Where to start

Ideas on how to get a good start as a player. This relates more to the left and right hand, not the instrument or the chord layout, diatonic versus chromatic or other stuff covered elsewhere. Now it's time to actually play, hopefully something recognizable or nice accompaniment for your song.

Where to start

Postby Bob Lewis » Thu Apr 30, 2009 11:53 am

Bob can you tell me what's most important for a beginner like me to do. Is it important to learn basic strums first, then move on to scales, pinches, or what. Playing and singing together are going to take a lot work. Is there a video that would help. I just want to be able to play something that others recognize.


If you learn to play a tune you already know (in your head), you are free of learning that part and can concentrate on making it come out of the autoharp. Something you can do with your eyes closed is ideal, because you can focus on your right hand. Set any book aside for now. Use it for ideas, not for chord changes or strums.

You need to find a strum that gets the rhythm right. Then you need to keep a steady beat. Then you need to set a tempo at which you can play without stopping or searching for chords and with which you can hold steady at that tempo. Go as slow as necessary. Don't play full tempo until you have controlled everything else to acceptable levels.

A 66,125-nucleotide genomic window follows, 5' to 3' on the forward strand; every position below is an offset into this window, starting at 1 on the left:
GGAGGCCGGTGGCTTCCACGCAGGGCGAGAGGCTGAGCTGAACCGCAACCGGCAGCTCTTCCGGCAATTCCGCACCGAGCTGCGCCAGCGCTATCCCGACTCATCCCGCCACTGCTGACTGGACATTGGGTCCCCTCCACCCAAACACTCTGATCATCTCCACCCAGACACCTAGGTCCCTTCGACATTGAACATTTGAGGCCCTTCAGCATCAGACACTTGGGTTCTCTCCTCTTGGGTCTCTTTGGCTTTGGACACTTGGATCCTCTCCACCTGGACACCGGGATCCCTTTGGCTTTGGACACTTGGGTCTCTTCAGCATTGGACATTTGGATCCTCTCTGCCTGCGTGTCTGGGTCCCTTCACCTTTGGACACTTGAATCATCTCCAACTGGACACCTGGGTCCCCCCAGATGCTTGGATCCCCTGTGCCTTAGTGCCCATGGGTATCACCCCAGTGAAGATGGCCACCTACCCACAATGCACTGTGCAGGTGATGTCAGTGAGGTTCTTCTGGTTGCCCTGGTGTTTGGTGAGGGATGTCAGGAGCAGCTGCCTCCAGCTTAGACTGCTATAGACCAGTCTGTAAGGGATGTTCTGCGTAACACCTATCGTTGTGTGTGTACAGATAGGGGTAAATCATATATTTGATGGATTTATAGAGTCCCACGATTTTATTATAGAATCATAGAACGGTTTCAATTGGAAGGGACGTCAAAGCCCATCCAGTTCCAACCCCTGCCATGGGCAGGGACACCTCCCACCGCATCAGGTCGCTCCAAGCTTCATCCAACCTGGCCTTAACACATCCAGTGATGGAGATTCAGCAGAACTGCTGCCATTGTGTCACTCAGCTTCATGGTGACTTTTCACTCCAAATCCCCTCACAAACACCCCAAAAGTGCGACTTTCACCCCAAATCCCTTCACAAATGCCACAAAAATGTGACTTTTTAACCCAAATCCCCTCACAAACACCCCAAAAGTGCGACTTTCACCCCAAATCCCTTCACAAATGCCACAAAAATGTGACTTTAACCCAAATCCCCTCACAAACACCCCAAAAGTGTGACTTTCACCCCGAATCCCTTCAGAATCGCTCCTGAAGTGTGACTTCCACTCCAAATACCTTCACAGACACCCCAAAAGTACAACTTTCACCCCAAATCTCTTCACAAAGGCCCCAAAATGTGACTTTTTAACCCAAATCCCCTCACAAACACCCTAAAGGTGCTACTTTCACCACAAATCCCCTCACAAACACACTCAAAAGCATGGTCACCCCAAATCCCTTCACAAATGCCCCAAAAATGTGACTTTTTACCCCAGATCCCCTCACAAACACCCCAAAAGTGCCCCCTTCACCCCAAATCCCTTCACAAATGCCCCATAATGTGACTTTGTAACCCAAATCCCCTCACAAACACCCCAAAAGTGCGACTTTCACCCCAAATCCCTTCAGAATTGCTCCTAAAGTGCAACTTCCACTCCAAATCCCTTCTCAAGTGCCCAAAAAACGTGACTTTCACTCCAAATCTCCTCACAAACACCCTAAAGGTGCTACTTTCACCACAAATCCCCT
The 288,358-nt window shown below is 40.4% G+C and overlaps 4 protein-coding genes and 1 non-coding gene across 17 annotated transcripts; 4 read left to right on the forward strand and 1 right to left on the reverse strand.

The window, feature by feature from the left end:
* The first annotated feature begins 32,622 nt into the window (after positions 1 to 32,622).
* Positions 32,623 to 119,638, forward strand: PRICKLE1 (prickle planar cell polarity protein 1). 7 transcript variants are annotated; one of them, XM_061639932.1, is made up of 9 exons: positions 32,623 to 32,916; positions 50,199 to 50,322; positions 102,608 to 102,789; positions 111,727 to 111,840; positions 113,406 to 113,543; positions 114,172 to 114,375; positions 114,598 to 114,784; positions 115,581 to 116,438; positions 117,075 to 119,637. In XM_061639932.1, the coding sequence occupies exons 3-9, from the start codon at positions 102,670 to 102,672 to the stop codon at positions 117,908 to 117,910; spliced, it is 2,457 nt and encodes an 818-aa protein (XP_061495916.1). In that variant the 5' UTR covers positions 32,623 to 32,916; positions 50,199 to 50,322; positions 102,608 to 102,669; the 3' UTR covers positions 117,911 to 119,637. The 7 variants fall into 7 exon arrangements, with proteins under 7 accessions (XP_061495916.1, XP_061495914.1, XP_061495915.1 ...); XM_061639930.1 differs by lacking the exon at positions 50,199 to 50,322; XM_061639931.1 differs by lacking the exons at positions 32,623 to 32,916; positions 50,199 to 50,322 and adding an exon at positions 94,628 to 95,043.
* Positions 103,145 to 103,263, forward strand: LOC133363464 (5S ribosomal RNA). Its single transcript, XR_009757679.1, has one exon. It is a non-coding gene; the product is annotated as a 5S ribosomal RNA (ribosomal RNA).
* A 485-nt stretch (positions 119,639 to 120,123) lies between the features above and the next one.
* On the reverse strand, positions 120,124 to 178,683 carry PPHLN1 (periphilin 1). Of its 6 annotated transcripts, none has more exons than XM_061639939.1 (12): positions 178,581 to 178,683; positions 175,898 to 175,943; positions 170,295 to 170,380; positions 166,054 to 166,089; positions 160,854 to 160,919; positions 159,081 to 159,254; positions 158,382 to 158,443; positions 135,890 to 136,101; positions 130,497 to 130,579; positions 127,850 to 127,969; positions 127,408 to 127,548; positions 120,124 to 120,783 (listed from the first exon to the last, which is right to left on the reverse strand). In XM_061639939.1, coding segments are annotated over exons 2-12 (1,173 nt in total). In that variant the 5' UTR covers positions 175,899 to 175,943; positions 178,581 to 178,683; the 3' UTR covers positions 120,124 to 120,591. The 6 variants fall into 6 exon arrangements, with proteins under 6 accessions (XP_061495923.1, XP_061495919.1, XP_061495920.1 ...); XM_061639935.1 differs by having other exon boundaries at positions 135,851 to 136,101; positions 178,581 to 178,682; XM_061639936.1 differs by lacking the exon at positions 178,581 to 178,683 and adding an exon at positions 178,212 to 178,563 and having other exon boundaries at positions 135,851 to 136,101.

You may consider a melody recognizable before anyone else can, so ask them at some point. Your head can fool you. "No" needs to be a good answer. Don't be insulted...you need to know. The autoharp is not as easy as its reputation indicates. It depends what you expect. Recognizable melodies are well beyond elementary level playing.

The place to start is to just use the thumb to do the beat and set the tempo. Drop in the fingers to get melody notes and rhythm effects.

As far as exercises, I suggest doing scales as pinch/pluck. That would be pinching on down beats and on every other note using the forefinger pluck. The pinch then is thumb and middle finger. You are not just grabbing a handful of strings. Eventually you need to listen and get the feel for both the thumb and middle finger landing in the melody area but an octave apart, the thumb in the bass direction. That won't be very precise for a long time, but figure out what it sounds like and keep it as a goal in your progress.

The scale then would be pinch/pluck/pinch/pluck/pinch/pluck/pinch/pinch. The double pinch at the end sets you up to go back down the scale in the same way. The chords in G, for example, would be G/D7/G/C/G/C/D7/G. In reverse going down, so the whole sequence is G/D7/G/C/G/C/D7/G/D7/C/G/C/G/D7/G.

-addendum for others-

The context is being past the part where the instrument is held right, and strap, pick, and chair issues have been covered. The instrument is already in tune and in proper working order. It also has a custom chord bar layout that will suit. All that is behind us, and the topic is actually playing.
Bob Lewis
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